The Short History of an Oregon Seventh Grade Football Season (Part 5)
It rained all night and all morning before the game. The field was a soggy and muddy mess. One of the end zones was a lake. In other words, November football in Western Oregon and the kids were all right and salivating at the prospect of playing in a swamp.
A sizable crowd turned up and got soaked watching a defensive struggle. Both teams were covered in mud and exhausted after pounding the ground game at each other. No offense had attempted a pass. Each team had fumbled a dozen times. It was like the Three Stooges playing the Marx Brothers.
Gardiner led 6-0 with time running out in the fourth quarter. Ogden had the ball first and goal on Gardiner’s three-yard line. A touchdown tied the game; the two point-conversion would win it.
Garbonski had tried to ram it up the gut three times in a row and Gardiner stuffed him every time. The Son called a timeout. It was fourth and goal from the one with five seconds left. The Father came over to the Son and whispered Statue of Liberty.
The Son smiled. Why not? The Raiders would remember that unconventional play call the rest of their lives. It might even serve some of them as a useful metaphor in clutch situations during adulthood.
Eubanks ran in the play. He fell down on the way and on the way back.
The gadget play worked to perfection. The score was 6-6 with no time remaining. Only one more play—the two point conversion.
The Son sprinted out to the offense. They were huddled up. He told Eubanks to accompany him. On the way, Eubanks fell down.
One play. Run to daylight, hit paydirt, win the game, and record a 4-2 season. If not for those damn elk, the Raiders might have gone undefeated!
This was it. The last time the team would battle together. There was a lot on the line,
“Okay, the Son said, “We’re running tailback dive at one. Whiskey you’re out. T Squared, you’re carrying the ball.”
Tailback dive at 1 was a basic running play where a tailback line up in an eye formation, takes the hand-off from the quarterback, and follows the fullback into the hole between the center and right guard. Thus, Garbonski would lead the way into the melee with Eubanks right behind him.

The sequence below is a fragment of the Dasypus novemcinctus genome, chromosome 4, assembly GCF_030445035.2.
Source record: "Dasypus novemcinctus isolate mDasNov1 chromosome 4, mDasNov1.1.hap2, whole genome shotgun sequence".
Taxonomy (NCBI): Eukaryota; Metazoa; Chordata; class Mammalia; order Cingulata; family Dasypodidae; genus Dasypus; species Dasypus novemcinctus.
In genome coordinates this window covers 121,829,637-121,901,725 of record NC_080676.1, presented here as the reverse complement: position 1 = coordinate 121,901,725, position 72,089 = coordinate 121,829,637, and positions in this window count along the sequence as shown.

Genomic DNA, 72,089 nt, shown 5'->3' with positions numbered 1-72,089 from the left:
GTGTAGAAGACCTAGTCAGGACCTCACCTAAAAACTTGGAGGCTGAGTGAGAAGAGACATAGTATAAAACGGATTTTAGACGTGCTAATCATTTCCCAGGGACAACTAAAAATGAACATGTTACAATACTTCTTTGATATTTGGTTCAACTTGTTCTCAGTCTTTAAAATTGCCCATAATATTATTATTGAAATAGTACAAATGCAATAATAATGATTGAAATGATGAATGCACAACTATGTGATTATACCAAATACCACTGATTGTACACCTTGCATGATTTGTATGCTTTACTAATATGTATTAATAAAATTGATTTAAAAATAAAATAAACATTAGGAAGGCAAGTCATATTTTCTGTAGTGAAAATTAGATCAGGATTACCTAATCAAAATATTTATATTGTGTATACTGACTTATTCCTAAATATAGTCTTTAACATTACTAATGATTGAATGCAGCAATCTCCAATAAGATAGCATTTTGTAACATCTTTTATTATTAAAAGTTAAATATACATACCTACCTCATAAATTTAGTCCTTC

The coach looked at his players. They looked at him. Eubanks looked at the ground. The players got it. Garbonski gave a thumbs up.
“Coach,” said Eubanks, “I don’t think that’s a good idea.”
“Why not?” said the Son.
“I want to win.”
“So do I. So does the team.”
“Coach, let Whiskey take it.”
“Goddammit T Squared!” yelled Garbonski, “You’re taking the hand-off and following me into the hole. I’m going to blow up anyone in the way.”
“Okay,” said Eubanks.
It would be the first time Eubanks toted the football during a game.
They put their hands together, counted to three, and bellowed Raiders! Whiskey and the Son ran off the field.
Rain had stopped falling. Some patches of blue sky appeared. A few deer emerged from the woods. A bald eagle landed on the left upright of the goal post. It was all like something the Gods of Football ordained and somewhere Jim Thorpe and Red Grange approved.
The quarterback barked the signals. The center hiked the ball. Garbonski rocketed into the hole, Eubanks took the hand-off from the quarterback with textbook form. The fullback obliterated two defensive lineman then flattened a linebacker. The hole was as wide and deep as Crater Lake. Eubanks could tiptoe into the end zone.
He fell down inches from the goal line.
The game ended in a 6-6 tie and the Raiders finished with a 3-2-1 mark. A winning season.
The Son had arranged for a surprise pizza delivery after the game. Ten pepperoni pies to the field! He saw a kid carrying them to the field and waved him toward the goal line. The Son sprinted onto the field and toward the offense. The Father followed and so did the rest of the team. Everyone was screaming.
They gathered in a circle at the goal line and took a knee. They tore into the pizza. They ate quietly for a a few minutes and then the Son said, “Okay, enough of this. It’s time for a pit drill in the end zone. RIGHT NOW! Who’s up for that?”
Eubanks shot up his hand. It was holding a slice of pizza. The team jumped to its feet, ripped on their helmets, fastened their chinstraps, and splashed into the lake. It was on.
The Son tossed Eubanks the ball and called out Garbonski as blocker. He called out two more players as tacklers. He blew the whistle. The tacklers crashed into Garbonski. Eubanks shimmied side to side. He saw a sliver of a way to avoid getting crunched.
And then he fell down.
Decades later, Oregon City School District renamed Ogden Junior High Tumwata Middle School. Tumwater was the the tribal word for nearby Willamette Falls, a sacred place where Indian trade and salmon fishing went on for ten thousand years until Pioneers destroyed everything within two decades of settlement by all the usual suspects of destroying indigenous people and their traditions in North America. The district also changed the school’s mascot to otters (voted on by students). The colors were changed to red and black. Soccer became the most popular sport.
That was progress in Oregon.